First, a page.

Sitting with my Dying Mom

My mother is 95, a lovely woman whose passion in life was to care for others.  Even in her late eighties, she was volunteering at a nursing home, fundraising for various causes, and attending groups at her church.  She was living in her own home until six weeks ago, when she had a terrible fall while getting out of bed.  She broke her left collarbone and hip, as well as suffering a collapsed lung and a head injury. The acute injuries have now been treated, and she’s been transferred from the intensive care unit to a ward in an older part of the hospital where elderly patients await transfer to a nursing home. 
 
She’s eating very little, and has been slowly but steadily declining in strength.  She’s fully prepared to leave on her last journey, and I don’t think it will be too long now.  So every day I come and sit with her, for as many hours as I can. She’s in a room with three other people, all elderly and bedridden.  Her bed is by the window, although there’s no view but the walls and roof of the adjoining section of the hospital.
 
It’s a strangely intimate environment.  If someone is in pain, the others are aware of the soft groaning or muffled sobs.  At night you can hear the snoring of those who have fallen asleep as well as the tossing and turning of the sleepless. Bodily functions become obvious by the nurse bearing a bedpan, or by the emanation of smells that permeate the small room. The doctors come to the bedside and discuss the most intimate medical details, with the only privacy a flimsy curtain.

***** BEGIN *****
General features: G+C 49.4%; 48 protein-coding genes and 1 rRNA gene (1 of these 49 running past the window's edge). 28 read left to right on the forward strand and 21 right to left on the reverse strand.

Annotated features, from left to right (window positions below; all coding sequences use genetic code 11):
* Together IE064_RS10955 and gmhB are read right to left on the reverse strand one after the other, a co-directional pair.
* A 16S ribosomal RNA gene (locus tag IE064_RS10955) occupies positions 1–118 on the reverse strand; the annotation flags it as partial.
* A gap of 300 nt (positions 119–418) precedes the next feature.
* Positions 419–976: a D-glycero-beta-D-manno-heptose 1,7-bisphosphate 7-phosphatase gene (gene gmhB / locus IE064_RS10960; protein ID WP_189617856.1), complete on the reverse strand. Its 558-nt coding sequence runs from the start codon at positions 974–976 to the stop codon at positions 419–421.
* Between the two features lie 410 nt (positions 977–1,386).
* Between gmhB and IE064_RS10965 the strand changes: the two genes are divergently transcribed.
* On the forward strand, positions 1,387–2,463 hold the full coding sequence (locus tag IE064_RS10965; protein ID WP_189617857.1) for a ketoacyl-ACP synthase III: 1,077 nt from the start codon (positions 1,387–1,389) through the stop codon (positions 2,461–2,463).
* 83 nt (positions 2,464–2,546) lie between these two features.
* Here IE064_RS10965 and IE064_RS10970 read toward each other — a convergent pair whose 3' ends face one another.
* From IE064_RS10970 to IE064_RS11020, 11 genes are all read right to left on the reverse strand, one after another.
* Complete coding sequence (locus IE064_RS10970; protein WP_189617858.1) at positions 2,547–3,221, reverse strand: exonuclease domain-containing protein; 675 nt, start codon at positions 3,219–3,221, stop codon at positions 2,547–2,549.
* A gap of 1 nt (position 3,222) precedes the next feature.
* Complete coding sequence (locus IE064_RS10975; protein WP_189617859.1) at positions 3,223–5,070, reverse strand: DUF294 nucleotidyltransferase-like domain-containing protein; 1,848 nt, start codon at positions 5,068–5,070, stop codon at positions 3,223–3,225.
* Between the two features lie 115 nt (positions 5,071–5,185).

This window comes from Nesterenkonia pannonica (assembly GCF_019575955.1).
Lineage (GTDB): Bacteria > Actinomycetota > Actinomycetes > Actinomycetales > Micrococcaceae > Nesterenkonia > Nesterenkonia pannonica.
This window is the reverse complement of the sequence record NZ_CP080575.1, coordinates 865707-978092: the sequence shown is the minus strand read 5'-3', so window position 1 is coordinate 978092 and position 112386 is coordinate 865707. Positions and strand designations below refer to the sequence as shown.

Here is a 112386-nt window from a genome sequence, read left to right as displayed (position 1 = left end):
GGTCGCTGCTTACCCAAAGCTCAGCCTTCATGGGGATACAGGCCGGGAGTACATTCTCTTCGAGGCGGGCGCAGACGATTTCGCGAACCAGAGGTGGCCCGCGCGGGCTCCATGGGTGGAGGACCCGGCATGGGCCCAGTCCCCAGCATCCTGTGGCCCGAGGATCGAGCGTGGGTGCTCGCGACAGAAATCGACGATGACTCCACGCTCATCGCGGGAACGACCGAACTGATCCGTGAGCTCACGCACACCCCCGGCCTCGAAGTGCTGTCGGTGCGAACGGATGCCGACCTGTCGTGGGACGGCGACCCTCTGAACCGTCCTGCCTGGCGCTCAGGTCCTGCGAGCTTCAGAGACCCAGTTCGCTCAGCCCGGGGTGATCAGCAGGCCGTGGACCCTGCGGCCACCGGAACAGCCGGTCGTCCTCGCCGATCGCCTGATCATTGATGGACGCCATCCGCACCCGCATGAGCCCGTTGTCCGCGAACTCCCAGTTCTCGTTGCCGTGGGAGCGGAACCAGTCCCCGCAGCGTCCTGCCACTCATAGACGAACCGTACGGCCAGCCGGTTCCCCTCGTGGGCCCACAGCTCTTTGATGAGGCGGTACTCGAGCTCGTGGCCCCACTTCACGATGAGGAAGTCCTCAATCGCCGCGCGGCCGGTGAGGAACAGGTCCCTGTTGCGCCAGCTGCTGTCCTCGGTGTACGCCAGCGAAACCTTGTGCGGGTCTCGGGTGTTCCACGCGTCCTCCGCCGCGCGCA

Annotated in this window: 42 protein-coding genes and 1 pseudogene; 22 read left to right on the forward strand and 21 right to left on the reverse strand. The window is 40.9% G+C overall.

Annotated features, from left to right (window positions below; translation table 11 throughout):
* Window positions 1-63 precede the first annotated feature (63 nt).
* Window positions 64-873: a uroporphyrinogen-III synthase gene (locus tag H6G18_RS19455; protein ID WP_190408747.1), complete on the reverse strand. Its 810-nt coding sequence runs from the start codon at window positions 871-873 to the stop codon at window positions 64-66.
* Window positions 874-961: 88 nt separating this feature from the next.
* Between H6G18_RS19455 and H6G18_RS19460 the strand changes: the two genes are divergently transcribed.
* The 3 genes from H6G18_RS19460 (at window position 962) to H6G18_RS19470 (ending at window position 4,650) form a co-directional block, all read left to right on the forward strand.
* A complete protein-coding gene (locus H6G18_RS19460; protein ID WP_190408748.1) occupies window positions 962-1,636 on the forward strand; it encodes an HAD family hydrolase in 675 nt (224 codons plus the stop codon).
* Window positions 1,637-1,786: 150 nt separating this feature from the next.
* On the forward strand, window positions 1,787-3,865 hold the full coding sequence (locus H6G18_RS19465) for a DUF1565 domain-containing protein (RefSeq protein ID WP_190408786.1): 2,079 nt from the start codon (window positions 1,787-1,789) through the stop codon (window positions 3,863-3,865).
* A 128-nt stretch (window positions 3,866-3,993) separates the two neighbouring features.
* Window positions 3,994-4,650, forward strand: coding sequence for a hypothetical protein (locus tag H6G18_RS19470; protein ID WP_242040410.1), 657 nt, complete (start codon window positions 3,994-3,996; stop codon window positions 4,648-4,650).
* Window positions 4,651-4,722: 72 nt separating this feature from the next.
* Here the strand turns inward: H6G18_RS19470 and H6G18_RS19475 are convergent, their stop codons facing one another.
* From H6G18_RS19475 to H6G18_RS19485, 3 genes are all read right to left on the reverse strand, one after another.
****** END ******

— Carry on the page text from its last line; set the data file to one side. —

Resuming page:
Visitors come and go, and soon we get to know each other.  The daughter of one of the patients in the room is about my age, and we exchange information that we’ve gleaned about the ward.  She tells me about the tiny kitchenette where can I go to make a cup of tea, and I explain the various roles of the staff who bustle in and out of the room. We gossip about the nurses and physiotherapists, praising some and complaining about others. Mostly, we exchange stories about the elderly parent we are now caring for, wanting to keep the images alive of the vital, loving people they were.
 
When I leave the ward in the evening, I know that the other patients and their families will be watching out for my mother. She’s fairly clear in her mind, but at night she can get confused and is unable to remember how to use the call bell. The woman in the bed next to my Mom says to me, “Don’t worry about your mother in the night.  If she needs something, I’ll press the call button for the nurse.”
 
And so life in this little world continues, with its pains and sorrows but also with tenderness and love.  The thread of human connection that links us to each other seems even more precious in this fragile land of the sick.